Gingrich Plans To Fight On, What Are His Chances?
After Romney won the Florida primary, he received 50 delegates. Now, Romney has a total of 76 and Gingrich only has 27; 1,144 are needed to win the nomination.
Analysts told the Boston Globe that the road ahead will be difficult for Gingrich. Romney has a lead in money and organizing for Saturday’s Nevada caucus. The next month of primaries also favor Romney. Maine voters go to the polls from Saturday through Feb 11. Colorado, Minnesota and Missouri, where Gingrich failed to get on the ballot, take to the polls on Feb 7. Arizona, Michigan and Washington also have their polls before Super Tuesday. Romney won Nevada, Colorado and Michigan in 2008.
Gingrich has said he will stay in the race until the end. What then does Gingrich need to do to be a contender for the GOP nomination?
Focus on the Deep South/Super Tuesday
Deep South states vote in March. It is in these states that Gingrich expects the most support. He is focusing his campaign on the Super Tuesday primaries that occur March 6 in Alaska, Georgia, Idaho, Massachusetts, North Dakota, Ohio, Oklahoma, Tennessee, Vermont and Virginia. Gingrich is expected to do well in his home state of Georgia, as well as in Tennessee, Alaska, Idaho and Oklahoma.
The Republican establishment, though, may call for Gingrich to quit before Super Tuesday if Romney continues to win primaries. Super Tuesday will have 467 delegates up for grab. Gingrich failed to get on the ballot in Virginia, one of the most important competitions that day, which could further hurt his chances.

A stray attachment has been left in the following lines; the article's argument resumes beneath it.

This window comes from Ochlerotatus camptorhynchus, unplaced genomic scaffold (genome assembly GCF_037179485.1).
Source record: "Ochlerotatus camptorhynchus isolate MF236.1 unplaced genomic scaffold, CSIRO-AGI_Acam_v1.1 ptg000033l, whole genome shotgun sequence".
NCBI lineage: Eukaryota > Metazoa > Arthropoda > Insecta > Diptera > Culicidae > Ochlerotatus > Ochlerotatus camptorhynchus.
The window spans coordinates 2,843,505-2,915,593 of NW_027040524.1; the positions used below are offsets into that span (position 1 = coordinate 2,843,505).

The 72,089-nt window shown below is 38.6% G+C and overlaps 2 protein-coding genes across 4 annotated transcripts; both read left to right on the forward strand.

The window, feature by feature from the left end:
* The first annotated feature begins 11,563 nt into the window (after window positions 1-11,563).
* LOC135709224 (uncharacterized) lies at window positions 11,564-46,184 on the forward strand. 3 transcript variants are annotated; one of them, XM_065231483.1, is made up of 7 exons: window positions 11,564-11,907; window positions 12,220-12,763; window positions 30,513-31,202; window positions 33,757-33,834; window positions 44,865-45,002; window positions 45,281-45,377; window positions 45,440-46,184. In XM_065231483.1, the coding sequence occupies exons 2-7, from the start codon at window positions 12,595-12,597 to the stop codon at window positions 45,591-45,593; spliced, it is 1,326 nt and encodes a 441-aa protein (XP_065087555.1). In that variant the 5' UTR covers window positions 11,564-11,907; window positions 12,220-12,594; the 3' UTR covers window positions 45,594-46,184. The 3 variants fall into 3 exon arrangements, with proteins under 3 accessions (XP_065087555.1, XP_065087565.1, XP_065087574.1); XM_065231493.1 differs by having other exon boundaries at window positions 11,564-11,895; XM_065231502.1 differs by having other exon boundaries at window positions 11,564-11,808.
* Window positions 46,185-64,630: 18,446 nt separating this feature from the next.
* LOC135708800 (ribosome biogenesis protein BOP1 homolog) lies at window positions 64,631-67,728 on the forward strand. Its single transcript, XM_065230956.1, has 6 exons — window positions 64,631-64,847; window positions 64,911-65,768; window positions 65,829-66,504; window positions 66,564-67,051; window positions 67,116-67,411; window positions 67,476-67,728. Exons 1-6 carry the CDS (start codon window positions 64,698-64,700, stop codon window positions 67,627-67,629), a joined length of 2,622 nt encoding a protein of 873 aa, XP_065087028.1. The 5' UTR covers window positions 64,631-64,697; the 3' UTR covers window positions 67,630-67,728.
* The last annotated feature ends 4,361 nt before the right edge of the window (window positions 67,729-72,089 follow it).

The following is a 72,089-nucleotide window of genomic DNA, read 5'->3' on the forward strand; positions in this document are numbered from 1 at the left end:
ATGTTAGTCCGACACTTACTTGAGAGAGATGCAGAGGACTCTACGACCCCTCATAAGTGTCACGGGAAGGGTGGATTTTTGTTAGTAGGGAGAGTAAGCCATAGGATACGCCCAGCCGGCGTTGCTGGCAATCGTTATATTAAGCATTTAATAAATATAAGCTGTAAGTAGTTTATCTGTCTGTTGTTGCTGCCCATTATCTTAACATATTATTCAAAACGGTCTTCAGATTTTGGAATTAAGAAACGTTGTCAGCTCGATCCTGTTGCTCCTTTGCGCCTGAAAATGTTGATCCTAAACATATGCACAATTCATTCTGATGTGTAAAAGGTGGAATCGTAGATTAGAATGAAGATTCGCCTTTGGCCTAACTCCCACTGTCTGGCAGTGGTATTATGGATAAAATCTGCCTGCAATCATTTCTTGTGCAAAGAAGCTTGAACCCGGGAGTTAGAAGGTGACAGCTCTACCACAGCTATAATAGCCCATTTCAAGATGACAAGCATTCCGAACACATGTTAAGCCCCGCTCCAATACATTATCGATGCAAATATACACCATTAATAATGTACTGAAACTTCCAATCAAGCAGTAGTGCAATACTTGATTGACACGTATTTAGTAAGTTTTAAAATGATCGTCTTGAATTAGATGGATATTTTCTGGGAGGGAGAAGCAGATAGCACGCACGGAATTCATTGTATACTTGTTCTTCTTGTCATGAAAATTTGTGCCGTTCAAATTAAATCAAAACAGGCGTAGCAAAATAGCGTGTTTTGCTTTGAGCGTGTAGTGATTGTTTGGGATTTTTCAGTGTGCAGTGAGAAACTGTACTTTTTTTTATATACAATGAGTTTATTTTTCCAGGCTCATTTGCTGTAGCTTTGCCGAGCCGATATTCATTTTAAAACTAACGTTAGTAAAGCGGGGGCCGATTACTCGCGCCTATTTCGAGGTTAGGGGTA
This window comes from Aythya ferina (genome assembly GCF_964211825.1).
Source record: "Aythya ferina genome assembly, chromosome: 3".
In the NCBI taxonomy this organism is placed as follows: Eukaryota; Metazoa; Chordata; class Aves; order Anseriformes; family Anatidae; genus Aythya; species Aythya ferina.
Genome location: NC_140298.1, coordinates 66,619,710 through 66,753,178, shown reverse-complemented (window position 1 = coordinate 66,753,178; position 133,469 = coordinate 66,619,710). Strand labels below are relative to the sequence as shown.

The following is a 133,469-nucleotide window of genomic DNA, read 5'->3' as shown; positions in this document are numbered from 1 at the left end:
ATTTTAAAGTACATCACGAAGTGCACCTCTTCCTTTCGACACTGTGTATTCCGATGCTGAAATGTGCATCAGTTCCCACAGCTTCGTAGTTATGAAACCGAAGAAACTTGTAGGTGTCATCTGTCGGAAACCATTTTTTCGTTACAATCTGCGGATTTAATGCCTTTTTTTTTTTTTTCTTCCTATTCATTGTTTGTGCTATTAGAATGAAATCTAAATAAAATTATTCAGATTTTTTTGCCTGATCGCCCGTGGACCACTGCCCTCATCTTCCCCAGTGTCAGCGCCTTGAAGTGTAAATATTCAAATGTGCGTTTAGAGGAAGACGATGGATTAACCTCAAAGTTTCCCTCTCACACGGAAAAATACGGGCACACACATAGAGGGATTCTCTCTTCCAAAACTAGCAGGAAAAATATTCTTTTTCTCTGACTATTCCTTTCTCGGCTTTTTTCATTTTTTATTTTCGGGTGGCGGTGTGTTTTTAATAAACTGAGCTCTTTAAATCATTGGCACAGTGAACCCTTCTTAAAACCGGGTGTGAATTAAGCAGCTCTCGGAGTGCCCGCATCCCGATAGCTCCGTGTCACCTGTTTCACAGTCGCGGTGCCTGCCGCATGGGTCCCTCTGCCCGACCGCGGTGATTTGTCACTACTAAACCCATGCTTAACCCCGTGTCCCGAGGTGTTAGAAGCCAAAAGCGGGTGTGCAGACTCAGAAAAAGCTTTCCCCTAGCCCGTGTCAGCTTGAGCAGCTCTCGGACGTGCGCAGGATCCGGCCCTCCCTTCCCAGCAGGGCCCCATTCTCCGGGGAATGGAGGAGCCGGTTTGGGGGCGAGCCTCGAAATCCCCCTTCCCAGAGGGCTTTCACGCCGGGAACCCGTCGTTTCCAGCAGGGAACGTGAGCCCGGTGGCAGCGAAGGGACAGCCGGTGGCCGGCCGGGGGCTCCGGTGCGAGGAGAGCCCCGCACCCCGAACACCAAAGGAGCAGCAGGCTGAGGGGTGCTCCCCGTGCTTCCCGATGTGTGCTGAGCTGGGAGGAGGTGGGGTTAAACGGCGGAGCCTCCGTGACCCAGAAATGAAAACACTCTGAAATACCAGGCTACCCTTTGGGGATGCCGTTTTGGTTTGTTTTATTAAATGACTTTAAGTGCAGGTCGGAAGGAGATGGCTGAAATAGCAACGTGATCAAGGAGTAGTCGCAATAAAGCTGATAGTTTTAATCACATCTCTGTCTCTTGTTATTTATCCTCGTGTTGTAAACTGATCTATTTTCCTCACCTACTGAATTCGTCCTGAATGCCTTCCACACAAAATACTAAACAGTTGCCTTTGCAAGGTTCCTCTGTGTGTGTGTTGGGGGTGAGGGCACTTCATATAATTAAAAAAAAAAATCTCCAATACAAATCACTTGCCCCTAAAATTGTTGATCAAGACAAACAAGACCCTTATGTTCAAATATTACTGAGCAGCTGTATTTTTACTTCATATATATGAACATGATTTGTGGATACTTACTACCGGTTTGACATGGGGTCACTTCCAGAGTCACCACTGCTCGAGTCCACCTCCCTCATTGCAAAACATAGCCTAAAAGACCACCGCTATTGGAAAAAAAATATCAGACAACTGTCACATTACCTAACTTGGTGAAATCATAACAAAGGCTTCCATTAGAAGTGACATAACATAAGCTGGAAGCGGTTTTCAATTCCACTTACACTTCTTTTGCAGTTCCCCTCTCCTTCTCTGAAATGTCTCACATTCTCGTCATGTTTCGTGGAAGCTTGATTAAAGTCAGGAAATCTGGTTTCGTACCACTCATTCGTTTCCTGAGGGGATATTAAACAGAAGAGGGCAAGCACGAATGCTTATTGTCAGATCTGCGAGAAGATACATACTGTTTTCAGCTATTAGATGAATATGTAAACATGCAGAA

Win Tea Party Support
Gingrich could win support from Tea Party activists and others unhappy with Romney. This support could help him in terms of votes and campaign donations.
It could be difficult for Gingrich to win this support, though, if voters believe Romney has a better chance of beating President Barack Obama.
Nevada has a large Tea Party presence, but one of Gingrich’s top campaign aides told the Boston Globe that winning the state was a “lost cause.” Gingrich is still making an effort there, however, because he can still pick up some delegates.
Nevada is the home state of Sheldon and Miriam Adelson, who have given $10 million to a pro-Gingrich super PAC. The group pumped $6 million to aid Gingrich in Florida, but spending plans in Nevada and other states are unknown at this time.
Consolidate the Conservative Vote: Rick Santorum Dropping Out
Santorum, Paul and Gingrich have all been referred to by Gingrich as the “real” conservatives in the race, according to The Ledger. In Florida, Santorum received 13 percent of the vote and Paul 7 percent. If Gingrich could isolate the conservative vote, his chances against Romney would be much higher.
If Santorum leaves the competition, as some articles suggest he will, and supports Gingrich, Gingrich could gain enough support to “stay alive” until Super Tuesday, reports CNN.
A voter survey by Public Policy Polling found that Romney would face tougher competition if Santorum dropped out of the race. Conservative voters would then rally behind one candidate, propelling him further.
“If this ever comes down to Romney, Paul and just one out of Gingrich and Santorum, Romney would be in a lot of trouble,” Public Policy Polling Director Tom Jensen said.
Intensify Fund-Raising and Mobilize Support
In the last three months of 2011, Gingrich raised around $10 million. In January he raised $5 million, most after his victory in South Carolina.
Romney, however, has raised much more money. His campaign team said it raised $24 million in the final quarter of last year and $19 million at the end of the year. He has also received a sizable amount of support from Super PAC groups.
Gingrich cannot financially compete with Romney. In order for him to be able to compete with him in later states, he will need to raise more money.
Reach associate news editor Hannah Madans here.